Monthly Archives: April 2013

Environmentalism as a Dangerous Special Interest

So let me state, before I expand on my main point here, that I care a great deal about the Environment and do a lot to reduce my own impact on it. Only an insane person would want to live on a polluted planet but there are three things that I see happening lately that concern me with Environmentalists  1. The “Environment” has become big business. 2. Environmentalists in general are very hypocritical and therefore should not be in leadership positions when it comes to solving our Environmental problems. We should leave this to real scientists. Meaning those that understand the scientific method and have proven that they do. 3. Environmentalists often are poor scientists, but hand out “scientific” information that is often outdated and wrong. This extends from a cult like status that most Environmental groups have. In essence, you have to be “one of them” to even be allowed to speak, and then you better make sure you agree with them most of the time even if they’re wrong.
Now, the Environmentalists will almost definitely counter these statements with, you must be a right wing man, because this is their default bullshit defense when anyone disagrees with them. So again, I am not. I learned a long time ago that both political parties are pretty much the same and I vote Green party now but have voted for others in the past. I actually vote for who I believe in. Imagine that.
Anyway, I’ll justify each point in a list.
Point One:
A very nice man in a BMW came up to my door the other day to try and help the environment. He had a large BMW 5 series, and said, I see you’re still using a CFL outside, perhaps you should use an LED bulb. As if this was some revolation to me. The truth is I started using LED bulbs when Environmentalists were still telling everyone to use CFLs, regardless of the toxic mercury in them, and the fact that grandma didn’t know that that meant that they had to be recycled instead of just thrown in the trash. They also are made overseas and often travel at least 4,000 miles to get here. So silly me, I thought I should actually replace them with LEDs as they burn up and recycle the old bulbs. You see the wealthy are all on board with the “green” thing now because it’s part of hip rich guy culture, but a person driving a sports or luxury car is probably missing the point. You see, they seem to forget that even if I ran my car twice as much and used all CFLs instead of LEDs in my home I couldn’t come close to emitting the pollution in a year that that they do.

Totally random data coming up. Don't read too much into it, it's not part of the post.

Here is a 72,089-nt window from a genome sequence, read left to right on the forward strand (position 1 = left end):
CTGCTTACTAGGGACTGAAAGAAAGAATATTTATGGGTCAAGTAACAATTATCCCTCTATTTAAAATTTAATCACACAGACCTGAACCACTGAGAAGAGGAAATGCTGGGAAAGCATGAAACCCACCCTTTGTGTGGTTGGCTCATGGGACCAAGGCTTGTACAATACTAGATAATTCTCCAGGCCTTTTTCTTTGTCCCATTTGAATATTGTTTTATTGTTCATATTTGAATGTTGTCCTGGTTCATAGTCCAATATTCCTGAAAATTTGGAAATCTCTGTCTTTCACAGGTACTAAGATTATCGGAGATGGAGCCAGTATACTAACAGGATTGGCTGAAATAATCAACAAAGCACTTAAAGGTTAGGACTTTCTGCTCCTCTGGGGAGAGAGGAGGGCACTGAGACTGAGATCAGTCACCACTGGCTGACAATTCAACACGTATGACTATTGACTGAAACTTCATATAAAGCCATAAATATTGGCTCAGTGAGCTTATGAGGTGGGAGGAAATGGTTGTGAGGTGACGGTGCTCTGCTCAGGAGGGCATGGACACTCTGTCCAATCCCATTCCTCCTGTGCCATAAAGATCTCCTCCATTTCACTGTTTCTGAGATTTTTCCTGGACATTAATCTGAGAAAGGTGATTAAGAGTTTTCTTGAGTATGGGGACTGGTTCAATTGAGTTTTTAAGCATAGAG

Also, about 73.9 million American workers are on minimum wage. The next tier aren’t far about that. So about 1/3rd of American workers make around minimum wage. So when your super wealthy Environmental organizations come around and tell you to spend more money to save the Environment they are missing the point that at least 1/3rd of Americans can’t spend more. They also forget that buying local isn’t always better. Wired recently ran a blurb about wasteful watering techniques on wineries. Many wineries, especially those run by technologically adverse hippies, don’t use water monitoring technologies. They use the “neighbor” watering method. Meaning that they water when their neighbors do, wasting up to 80% of their fresh water. Now since we think only about 3% of all water is fresh water, and we’ve polluted at least 25% of that then buying organic wine off of Free Waterfall Senior out of the back of his poorly maintained Volkswagen Bus might actually be worse for the environment then buying it from a responsible farm that uses water monitoring technology and may actually use some conventional techniques as well to make the most out of their land usage. So let’s look at this from a business standpoint. You’re buying all new bulbs for your home, which is awesome for rich Americans that have invested in the tech compaines that make the bulbs mostly overseas. You are buying wine that costs twice as much but wastes fresh water, and you’re poor because you’re buying overpriced local food as well cause you feel guilty but you’re doing this without evidence, or with evidence provided to you buy biased environmentalists  that the farm you are buying from saves resources. In the end there’s a good chance that you’re just maintaining a specific lifestyle for some of your neighbors, and certainly filling their pocketbooks  but are you saving the environment? Well, new technology will probably save the environment. Imagine a train that travels at 4,000 mph with zero friction running off of solar panels. This train can transverse the US and use less energy than Free Waterfalls’ VW Bus.